Parkinson's disease symptoms shown to be reduced by forced pedaling on a stationary bicycle at a rapid cadence (80-90 RPMs).
Forced stationary bicycle pedaling therapy at a high steady cadence (RPM) has recently been shown to significantly reduce the symptoms of Parkinson's disease (PD). Dr. Jay Alberts, a researcher at the Cleveland Clinic, in a paper presented in Paris, June 15, 2009, reported that Parkinsons disease patients, who were forced to pedal at a high steady rate (80-90 RPM) showed a 35% improvement in motor function.
Dr. Aberts is currently using a electric motorized mini cycle to force Parkinson's patients to pedal at a high cadence. The patients pedaling rate is approximately 30% greater than their preferred rate.
Brain scans (seen on ABC news) of Parkinson's patients in Dr. Alberts' study showed increased brain activation similar to treatment with the common Parkinson's disease medication levodopa. Animal studies in Parkinsonian rodents found forced exercise showed similar improvement in motor function. The two critical elements of this treatment are high cadence and forced pedaling. Parkinson's patients normally pedal at 40 to 60 RPM. The researchers forced the patients to pedal at a sustained rate of 80-90 RPM for 40 minutes, three days a week. The results were very impressive, Dr. Alberts reported a 35% improvement in patient motor function. Other questions to be answered in the current studies using stationary motorized bicycles include optimum RPMs, duration of exercise period and frequency (exercise sessions per week). Our experience has been positive using an inexpensive mini motorized cycles at home spinning at 60 to 70+ RPMs for time periods of 15 to 40 minutes and 2 to 6 times a week. Not very scientific but it works. Physical therapy and exercise is well documented as a positive treatment for Parkinson's disease. Parkinson's is an insidious progressive disease with no cure on the horizon but if sitting at home and spinning our legs on a motorized stationary cycle improves our condition why not-is it to good to be true? Check out this low cost motorized cycle.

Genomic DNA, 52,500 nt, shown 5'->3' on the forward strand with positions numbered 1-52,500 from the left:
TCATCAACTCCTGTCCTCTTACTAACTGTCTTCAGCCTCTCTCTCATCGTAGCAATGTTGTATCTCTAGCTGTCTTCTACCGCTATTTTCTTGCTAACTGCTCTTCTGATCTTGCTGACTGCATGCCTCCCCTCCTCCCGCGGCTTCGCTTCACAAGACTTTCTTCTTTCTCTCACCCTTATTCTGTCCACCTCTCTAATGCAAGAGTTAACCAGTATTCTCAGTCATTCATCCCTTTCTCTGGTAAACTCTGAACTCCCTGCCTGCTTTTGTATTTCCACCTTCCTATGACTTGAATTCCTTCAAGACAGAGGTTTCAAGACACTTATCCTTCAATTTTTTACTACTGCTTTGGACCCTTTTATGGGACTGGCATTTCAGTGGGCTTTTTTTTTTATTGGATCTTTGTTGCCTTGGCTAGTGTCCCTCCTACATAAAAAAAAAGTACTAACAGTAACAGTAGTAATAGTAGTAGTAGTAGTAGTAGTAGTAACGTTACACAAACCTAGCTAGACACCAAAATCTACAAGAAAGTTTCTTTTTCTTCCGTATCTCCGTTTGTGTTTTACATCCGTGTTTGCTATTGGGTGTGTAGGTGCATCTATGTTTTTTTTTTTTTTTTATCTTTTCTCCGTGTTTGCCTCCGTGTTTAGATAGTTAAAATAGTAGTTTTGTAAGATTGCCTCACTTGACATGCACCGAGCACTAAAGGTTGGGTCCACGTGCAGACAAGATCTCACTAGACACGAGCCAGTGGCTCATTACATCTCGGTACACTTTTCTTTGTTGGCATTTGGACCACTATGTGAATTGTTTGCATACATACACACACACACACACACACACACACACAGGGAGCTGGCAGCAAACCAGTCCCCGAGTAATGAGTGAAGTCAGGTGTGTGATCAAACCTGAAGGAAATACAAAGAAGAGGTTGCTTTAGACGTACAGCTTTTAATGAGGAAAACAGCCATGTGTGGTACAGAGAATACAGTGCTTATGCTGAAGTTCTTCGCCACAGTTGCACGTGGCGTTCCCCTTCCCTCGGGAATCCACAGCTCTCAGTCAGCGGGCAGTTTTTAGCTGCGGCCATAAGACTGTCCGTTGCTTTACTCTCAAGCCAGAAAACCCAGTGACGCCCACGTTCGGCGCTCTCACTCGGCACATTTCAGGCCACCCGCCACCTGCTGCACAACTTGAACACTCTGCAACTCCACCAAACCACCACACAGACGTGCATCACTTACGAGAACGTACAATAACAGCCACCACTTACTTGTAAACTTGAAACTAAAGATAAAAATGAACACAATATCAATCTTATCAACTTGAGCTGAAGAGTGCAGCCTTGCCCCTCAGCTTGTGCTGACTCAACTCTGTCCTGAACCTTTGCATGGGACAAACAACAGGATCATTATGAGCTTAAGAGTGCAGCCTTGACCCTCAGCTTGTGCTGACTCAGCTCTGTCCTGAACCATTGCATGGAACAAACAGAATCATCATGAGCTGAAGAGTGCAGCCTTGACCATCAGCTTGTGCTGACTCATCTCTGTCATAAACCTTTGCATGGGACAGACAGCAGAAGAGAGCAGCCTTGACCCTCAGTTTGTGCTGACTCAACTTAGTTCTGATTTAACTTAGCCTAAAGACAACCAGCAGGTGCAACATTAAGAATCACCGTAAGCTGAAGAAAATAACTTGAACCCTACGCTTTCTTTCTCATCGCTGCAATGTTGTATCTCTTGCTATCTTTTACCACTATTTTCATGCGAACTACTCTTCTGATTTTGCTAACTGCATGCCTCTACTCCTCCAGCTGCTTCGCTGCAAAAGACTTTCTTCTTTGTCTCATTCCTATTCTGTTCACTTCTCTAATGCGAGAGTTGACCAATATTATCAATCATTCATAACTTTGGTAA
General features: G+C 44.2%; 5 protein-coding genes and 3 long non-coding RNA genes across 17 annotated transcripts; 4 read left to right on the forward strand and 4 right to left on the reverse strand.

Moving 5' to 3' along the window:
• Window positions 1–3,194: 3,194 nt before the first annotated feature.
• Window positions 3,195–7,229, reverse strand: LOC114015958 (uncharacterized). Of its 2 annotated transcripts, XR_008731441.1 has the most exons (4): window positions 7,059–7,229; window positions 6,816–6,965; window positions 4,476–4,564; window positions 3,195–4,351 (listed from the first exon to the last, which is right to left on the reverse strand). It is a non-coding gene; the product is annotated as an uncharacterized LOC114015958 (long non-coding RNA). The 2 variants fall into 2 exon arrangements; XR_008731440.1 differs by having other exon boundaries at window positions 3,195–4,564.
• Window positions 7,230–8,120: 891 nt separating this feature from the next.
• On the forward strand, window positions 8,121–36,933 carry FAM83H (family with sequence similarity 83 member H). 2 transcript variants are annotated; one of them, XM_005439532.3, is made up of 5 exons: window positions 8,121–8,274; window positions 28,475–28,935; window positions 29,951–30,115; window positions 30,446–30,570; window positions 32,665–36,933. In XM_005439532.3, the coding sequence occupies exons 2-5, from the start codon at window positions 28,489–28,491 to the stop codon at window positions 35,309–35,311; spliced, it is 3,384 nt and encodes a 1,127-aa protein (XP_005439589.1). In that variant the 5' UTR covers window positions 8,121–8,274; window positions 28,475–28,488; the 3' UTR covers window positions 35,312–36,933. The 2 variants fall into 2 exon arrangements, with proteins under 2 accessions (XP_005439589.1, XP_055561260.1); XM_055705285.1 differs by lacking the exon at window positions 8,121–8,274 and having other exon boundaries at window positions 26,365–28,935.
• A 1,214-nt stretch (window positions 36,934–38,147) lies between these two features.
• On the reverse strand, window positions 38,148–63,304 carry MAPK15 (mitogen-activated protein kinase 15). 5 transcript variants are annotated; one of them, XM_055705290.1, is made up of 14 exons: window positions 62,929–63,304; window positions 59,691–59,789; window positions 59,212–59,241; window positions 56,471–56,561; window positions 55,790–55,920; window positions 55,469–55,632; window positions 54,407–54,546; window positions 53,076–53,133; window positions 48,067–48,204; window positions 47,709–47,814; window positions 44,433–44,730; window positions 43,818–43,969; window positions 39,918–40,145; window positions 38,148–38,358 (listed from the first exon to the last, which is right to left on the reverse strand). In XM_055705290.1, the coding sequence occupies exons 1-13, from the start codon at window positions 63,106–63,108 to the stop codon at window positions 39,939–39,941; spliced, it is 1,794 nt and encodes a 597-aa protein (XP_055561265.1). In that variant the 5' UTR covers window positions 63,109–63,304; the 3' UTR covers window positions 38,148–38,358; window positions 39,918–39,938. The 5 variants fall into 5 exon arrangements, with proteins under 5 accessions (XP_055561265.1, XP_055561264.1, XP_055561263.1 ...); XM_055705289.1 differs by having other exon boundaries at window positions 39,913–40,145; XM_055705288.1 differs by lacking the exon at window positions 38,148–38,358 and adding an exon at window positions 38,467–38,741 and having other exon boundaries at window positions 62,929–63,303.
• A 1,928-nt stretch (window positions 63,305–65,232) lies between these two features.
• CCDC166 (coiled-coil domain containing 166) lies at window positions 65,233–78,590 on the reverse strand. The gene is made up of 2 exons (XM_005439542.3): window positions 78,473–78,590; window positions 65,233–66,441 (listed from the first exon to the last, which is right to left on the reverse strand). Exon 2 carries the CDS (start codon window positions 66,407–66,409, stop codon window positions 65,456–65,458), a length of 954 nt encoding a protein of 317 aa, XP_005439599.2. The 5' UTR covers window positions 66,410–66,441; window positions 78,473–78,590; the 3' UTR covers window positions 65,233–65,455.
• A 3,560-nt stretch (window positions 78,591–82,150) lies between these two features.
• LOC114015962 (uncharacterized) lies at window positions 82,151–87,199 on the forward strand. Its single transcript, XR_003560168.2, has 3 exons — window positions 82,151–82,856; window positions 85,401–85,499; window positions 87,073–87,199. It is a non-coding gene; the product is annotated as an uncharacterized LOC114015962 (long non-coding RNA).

LINKS TO PARKINSON'S DISEASE AND CYCLING THERAPY VIDEOS
LINKS TO PARKINSONS DISEASE VIDEOS
dopadoc.com is a great site by an MD who has Parkinson's
INFORMATIVE ARTICLES ON PEDALING THERAPY AND PARKINSON'S DISEASE
INFORMATIVE ARTICLES ON EXERCISE AND PARKINSON'S DISEASE
Your Home for Parkinson's Disease Cycling Therapy Information and News.
Bicycling and Parkinson's Disease
New Link to an amazing video from the Netherlands in the New England Journal of Medicine showing a severely affected Parkinson's patient who is unable to walk but can ride a bicycle for miles, unassisted.